[T]he most compelling reason why Saunders doesn’t need to bother with a novel comes not from literature, but from standup comedy. Call it the Mitch Hedberg argument: “I’m a standup comedian. I got into comedy to do comedy, which is weird, I know. But when you’re in Hollywood and you’re a comedian, everybody wants you to do other things besides comedy. They say, ‘All right, you’re a standup comedian. Can you act? Can you write? Write us a script.’ They want me to do things that’s related to comedy, but not comedy. That’s not fair. It’s as though if I was a cook and I worked my ass off to become a good cook, and they said, ‘All right, you’re a cook—can you farm?”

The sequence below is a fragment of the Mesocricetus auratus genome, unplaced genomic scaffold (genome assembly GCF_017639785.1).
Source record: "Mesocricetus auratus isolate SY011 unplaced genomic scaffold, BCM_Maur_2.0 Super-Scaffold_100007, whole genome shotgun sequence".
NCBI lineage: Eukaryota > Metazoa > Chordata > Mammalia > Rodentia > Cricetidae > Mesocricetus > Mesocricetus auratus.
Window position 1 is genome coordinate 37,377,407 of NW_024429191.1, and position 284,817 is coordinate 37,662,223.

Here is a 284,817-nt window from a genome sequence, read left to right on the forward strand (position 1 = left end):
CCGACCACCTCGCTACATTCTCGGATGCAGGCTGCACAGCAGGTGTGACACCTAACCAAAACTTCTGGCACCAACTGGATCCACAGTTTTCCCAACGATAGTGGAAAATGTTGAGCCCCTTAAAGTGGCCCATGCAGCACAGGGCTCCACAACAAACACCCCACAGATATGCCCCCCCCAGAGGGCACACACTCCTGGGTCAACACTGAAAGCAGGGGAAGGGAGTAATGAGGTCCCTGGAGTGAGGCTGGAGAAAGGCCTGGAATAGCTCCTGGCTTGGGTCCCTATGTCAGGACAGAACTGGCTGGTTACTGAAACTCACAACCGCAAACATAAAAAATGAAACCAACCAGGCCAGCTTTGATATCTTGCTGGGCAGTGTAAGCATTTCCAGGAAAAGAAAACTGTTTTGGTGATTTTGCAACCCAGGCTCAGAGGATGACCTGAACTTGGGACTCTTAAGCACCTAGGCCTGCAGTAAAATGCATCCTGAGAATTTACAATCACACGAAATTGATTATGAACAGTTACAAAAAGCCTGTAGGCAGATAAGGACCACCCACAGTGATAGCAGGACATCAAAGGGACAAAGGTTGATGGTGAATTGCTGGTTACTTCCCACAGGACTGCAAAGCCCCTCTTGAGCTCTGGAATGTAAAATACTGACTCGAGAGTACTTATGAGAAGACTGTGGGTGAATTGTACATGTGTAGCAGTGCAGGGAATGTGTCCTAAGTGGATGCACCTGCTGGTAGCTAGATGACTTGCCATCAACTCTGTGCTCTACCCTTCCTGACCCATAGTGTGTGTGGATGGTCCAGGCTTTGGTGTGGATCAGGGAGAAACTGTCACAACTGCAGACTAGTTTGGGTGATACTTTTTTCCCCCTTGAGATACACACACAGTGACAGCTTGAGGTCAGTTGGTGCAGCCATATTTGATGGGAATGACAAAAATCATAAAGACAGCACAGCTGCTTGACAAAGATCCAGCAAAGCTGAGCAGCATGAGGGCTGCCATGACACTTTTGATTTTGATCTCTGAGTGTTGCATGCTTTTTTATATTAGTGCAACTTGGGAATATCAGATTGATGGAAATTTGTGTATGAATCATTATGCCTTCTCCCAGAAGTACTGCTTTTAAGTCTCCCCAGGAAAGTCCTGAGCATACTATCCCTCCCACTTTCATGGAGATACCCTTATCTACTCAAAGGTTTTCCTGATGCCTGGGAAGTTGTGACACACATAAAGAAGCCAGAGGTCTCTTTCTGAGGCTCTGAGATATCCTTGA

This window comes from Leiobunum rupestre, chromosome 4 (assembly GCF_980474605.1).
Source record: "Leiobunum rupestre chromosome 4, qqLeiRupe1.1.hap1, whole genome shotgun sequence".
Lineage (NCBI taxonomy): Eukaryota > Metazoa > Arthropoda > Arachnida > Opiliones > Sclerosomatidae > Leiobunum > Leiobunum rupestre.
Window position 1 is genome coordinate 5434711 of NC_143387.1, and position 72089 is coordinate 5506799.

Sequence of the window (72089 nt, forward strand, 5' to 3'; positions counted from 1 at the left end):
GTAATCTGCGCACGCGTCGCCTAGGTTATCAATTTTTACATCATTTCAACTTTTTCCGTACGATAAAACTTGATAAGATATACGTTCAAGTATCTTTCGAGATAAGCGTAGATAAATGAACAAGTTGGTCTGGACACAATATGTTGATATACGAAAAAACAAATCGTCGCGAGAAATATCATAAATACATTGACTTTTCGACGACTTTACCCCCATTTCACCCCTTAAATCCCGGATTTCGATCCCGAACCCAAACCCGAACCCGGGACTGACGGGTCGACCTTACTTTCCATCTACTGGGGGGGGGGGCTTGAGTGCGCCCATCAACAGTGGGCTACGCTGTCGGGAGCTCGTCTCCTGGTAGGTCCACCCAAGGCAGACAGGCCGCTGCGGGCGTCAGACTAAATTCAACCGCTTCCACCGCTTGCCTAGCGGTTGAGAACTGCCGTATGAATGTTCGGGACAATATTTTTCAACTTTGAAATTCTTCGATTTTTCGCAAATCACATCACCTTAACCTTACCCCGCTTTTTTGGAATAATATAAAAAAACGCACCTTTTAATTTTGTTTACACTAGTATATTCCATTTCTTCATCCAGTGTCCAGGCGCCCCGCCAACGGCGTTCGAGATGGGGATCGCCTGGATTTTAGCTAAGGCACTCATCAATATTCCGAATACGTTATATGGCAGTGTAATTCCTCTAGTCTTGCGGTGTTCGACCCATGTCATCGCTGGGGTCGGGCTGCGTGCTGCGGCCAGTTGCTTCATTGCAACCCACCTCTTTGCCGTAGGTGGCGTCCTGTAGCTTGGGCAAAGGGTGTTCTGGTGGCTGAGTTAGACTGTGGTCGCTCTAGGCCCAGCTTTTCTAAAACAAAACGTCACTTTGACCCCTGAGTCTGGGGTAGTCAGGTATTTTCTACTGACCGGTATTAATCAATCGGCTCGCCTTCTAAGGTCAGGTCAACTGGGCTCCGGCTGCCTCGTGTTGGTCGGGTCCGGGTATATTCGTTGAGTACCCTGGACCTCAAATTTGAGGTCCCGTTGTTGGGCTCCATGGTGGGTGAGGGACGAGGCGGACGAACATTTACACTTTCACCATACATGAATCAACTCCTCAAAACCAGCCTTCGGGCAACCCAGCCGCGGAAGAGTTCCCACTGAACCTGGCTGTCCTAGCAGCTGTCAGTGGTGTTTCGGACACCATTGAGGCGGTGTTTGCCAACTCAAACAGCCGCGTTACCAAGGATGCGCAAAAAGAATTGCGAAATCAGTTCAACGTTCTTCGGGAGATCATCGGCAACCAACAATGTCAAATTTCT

There’s a touching nod to this in the acknowledgements when Saunders thanks his agent:
Esther Newberg, for her tireless guidance and friendship these last sixteen years, during which she has given me the great gift of making me feel that all I had to do was write as well as I could, and she would take care of the rest, which she has, with incredible discernment and energy.
Always make sure that you write down thoughts that are funny. You want to make sure you hang on to all the funny things you think of. It’s as simple as that: write down anything funny that comes into your head. Don’t be lazy.
Great video with comedian Lynn Shawcroft, Hedberg’s widow. She goes through his notebooks and talks a lot about his process — including his obsession with notebooks, Sharpies, and daydreaming. Really sweet and informative. Watch it.